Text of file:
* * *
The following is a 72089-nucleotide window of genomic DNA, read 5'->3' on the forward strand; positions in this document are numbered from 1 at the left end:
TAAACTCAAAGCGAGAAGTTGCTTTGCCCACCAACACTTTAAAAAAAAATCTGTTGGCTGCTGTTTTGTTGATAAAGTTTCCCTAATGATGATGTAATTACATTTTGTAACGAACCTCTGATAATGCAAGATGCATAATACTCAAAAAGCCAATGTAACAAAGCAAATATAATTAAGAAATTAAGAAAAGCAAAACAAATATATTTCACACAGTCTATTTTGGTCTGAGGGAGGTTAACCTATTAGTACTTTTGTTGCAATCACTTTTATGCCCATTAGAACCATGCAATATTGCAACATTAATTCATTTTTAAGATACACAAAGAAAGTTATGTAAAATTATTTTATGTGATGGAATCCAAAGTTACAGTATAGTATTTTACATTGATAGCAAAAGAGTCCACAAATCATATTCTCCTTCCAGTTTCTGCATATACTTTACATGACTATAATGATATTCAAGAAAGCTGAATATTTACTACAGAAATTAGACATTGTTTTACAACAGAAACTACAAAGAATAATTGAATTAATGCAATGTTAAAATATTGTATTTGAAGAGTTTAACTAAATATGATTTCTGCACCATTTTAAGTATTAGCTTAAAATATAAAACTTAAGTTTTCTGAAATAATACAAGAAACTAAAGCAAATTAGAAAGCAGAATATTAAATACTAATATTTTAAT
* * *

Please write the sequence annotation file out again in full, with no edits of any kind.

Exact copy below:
The following is a 72089-nucleotide window of genomic DNA, read 5'->3' on the forward strand; positions in this document are numbered from 1 at the left end:
TAAACTCAAAGCGAGAAGTTGCTTTGCCCACCAACACTTTAAAAAAAAATCTGTTGGCTGCTGTTTTGTTGATAAAGTTTCCCTAATGATGATGTAATTACATTTTGTAACGAACCTCTGATAATGCAAGATGCATAATACTCAAAAAGCCAATGTAACAAAGCAAATATAATTAAGAAATTAAGAAAAGCAAAACAAATATATTTCACACAGTCTATTTTGGTCTGAGGGAGGTTAACCTATTAGTACTTTTGTTGCAATCACTTTTATGCCCATTAGAACCATGCAATATTGCAACATTAATTCATTTTTAAGATACACAAAGAAAGTTATGTAAAATTATTTTATGTGATGGAATCCAAAGTTACAGTATAGTATTTTACATTGATAGCAAAAGAGTCCACAAATCATATTCTCCTTCCAGTTTCTGCATATACTTTACATGACTATAATGATATTCAAGAAAGCTGAATATTTACTACAGAAATTAGACATTGTTTTACAACAGAAACTACAAAGAATAATTGAATTAATGCAATGTTAAAATATTGTATTTGAAGAGTTTAACTAAATATGATTTCTGCACCATTTTAAGTATTAGCTTAAAATATAAAACTTAAGTTTTCTGAAATAATACAAGAAACTAAAGCAAATTAGAAAGCAGAATATTAAATACTAATATTTTAAT